Sri Lanka’s popular hill country hotel, The Tea Factory, is being re-branded as a Heritance Hotel on 15 December. This is the natural outcome of the successful development of an abandoned tea factory building into an eco-friendly, world class hotel.
Recognizing that a hotel does not stand in isolation but is part of its social and ecological environment, the group wanted a name that conveyed its commitment to the local community as well as to the expectations of discerning guests. Thus: Heritance – a merging of heritage and inheritance. The embracing of inheritance in the name acknowledges an appreciation for the inherited locality and environment of every Heritance property. It signifies a responsibility to safeguard and enhance for the future all that is inherited. The essence of Heritance is expressed in the service excellence and the local flavour, warmth and involvement that are hallmarks of a Heritance Hotel. It conveys a sense of duty for sustaining the natural resources of the locality of each property.
The idea of turning the tea factory on a hilltop towering over Hethersett village into a hotel was that of Aitken Spence director G C Wickremsinghe. Since it opened in 1996 it has become one of the world’s most unusual places for a holiday where one can truly experience life as it were on a tea estate during the colonial era. This depicts the true essence of a Heritance property where guests are able to experience the locality and community that surrounds the hotel.
With its branding as a Heritance resort, The Tea Factory joins Heritance Kandalama, Heritance Ahungalla and Heritance Madurai as a hotel of choice for the contemporary, eco-savvy tourist. Already popular with visitors as Sri Lanka’s first theme hotel with its heritage of tea, the hotel’s refurbishment has added comfort while its new focus has resulted in rare refinement.
This shows even before guests reach the hotel and they are saluted by a stately uniformed barrier guard. Doormen in regal livery stand ready to help guests alight from their vehicles while uniformed stewards offer a welcome cup of hot spiced Hethersett tea. The lobby, with its reception desk created from cogwheels and its soaring atrium supported by solid green and red painted girders from the original factory, inspires awe.
Plump sofas and armchairs have replaced wicker furniture and there is ample room to lounge and gaze out through the original wooden casement windows to the tea gardens and hills beyond. Milestones around the lawn indicate the distance from various towns: 258km from Bentota, 230km from Anuradhapura, 180kms from the airport. At 2,072ms above sea level the mingling of mist and sun is as dramatic as the cool air is refreshing.
At the other side of the lobby, the Kenmare Restaurant features new menus, new accessories, and the sparkling, positive Heritance attitude by staff keen to oblige. Tea themed cuisine like “Smoked chicken salad with tea vinaigrette,” “Tea and coconut crusted mullet” and “Hethersett tea mousse in tulip with seasonal berries” are also on offer. The Hethersett bar has every kind of wine and spirits as well as especially created tea cocktails. Try “Planter’s Best” a wine glass of brandy and strong, spiced hot tea to warm up. Adjoining it the TCK CK6685 railway carriage fine dining saloon features a new seven course, fixed price menu with enough choices to satisfy the most demanding gourmand. A memorable High Tea is served in the tea lounge every afternoon with sandwiches and cakes and tea prepared individually for every guest from their own choice of leaf.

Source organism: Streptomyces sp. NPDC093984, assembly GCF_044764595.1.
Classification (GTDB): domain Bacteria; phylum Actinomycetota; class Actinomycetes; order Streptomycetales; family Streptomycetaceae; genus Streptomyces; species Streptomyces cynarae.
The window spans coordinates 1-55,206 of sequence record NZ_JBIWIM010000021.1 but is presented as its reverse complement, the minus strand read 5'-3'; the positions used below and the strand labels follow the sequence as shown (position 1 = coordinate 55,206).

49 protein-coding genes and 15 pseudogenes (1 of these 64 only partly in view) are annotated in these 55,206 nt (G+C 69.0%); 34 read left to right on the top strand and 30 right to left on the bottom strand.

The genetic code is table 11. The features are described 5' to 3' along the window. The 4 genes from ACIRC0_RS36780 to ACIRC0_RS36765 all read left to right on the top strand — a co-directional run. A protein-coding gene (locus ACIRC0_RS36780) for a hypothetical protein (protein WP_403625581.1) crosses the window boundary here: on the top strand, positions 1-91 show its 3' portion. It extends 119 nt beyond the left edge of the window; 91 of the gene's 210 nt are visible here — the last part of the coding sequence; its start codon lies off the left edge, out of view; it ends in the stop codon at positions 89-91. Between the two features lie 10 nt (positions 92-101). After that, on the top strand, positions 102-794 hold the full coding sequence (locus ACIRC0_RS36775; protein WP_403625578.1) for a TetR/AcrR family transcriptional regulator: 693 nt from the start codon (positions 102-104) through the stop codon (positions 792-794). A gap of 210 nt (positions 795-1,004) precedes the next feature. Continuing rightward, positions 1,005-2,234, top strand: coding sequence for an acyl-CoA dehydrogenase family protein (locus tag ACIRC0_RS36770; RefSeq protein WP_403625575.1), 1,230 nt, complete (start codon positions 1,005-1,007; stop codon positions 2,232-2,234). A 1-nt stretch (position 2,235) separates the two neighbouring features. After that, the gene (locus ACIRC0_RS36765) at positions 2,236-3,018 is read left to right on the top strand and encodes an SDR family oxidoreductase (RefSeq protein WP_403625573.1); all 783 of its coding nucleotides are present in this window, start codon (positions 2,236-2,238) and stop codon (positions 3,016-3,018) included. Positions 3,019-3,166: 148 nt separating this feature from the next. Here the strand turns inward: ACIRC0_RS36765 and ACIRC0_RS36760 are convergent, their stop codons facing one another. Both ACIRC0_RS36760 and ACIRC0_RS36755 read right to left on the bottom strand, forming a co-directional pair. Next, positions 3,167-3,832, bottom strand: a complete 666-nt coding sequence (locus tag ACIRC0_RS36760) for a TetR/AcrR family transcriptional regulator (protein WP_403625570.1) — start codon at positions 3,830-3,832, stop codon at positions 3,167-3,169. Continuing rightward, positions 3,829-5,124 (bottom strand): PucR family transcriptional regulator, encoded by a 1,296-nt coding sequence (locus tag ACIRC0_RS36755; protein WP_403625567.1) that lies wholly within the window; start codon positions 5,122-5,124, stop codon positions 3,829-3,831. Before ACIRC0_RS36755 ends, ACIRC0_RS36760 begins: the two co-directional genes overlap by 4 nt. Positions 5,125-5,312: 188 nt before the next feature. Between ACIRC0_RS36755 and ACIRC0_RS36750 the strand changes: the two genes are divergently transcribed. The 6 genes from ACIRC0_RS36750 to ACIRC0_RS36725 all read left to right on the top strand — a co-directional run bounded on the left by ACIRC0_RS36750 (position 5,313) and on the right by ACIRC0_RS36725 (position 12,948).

Every bedroom on the four floors of the former tea drying lofts has been refurbished to a warm and reassuring cosiness. The board floors have deep pile carpets; the furniture is wooden and practical; and the compact bathrooms have an added sliding glass door for the shower/bathtub. Each room has its own tea/coffee set up, together with boxes of leaf tea (no tea bags!) for a taste of the hotel’s own brand of tea. Even the bottled water comes from the hotel’s own spring where a certified water plant, disguised as a plantation bungalow, produces 4,600 bottles a day for all the Aitken Spence hotels.
While some hotels in Sri Lanka have upgraded to boutique properties offering guests every conceivable luxury, Heritance Hotels have gone further. At the Tea Factory addressing guests’ concern for conserving the environment was paramount in its renewal as a Heritance property. For instance, hot water and central heating are provided by biomass from locally farmed gliricidia wood instead of from atmosphere-polluting, imported diesel. Waste and water management is based on sustainable recycling processes; vegetables are organically grown or sourced locally, generating income for the area. Through its Welfare Society, the hotel sponsors community development projects.
Guests can stroll on their own eco walks to explore the locality or join in organized trekking three times a day through the nearby Kudawatte jungle watching for birds and wild animals. The Heritance Tea Factory experience invites guests to take part in tea plucking and see the tea they have plucked being processed in the hotel’s Micro Tea Factory and have it presented to them in a packet the next morning. Other activities include mountain biking; mini golf; cultural events with the village community; and being rejuvenated in the Six Senses Spa.
As The Heritance Tea Factory, the hotel is set to become more than an unusual place to stay, adding a satisfying experience of Sri Lanka’s heritage to the perfect holiday.
Media Release – 03 December 2009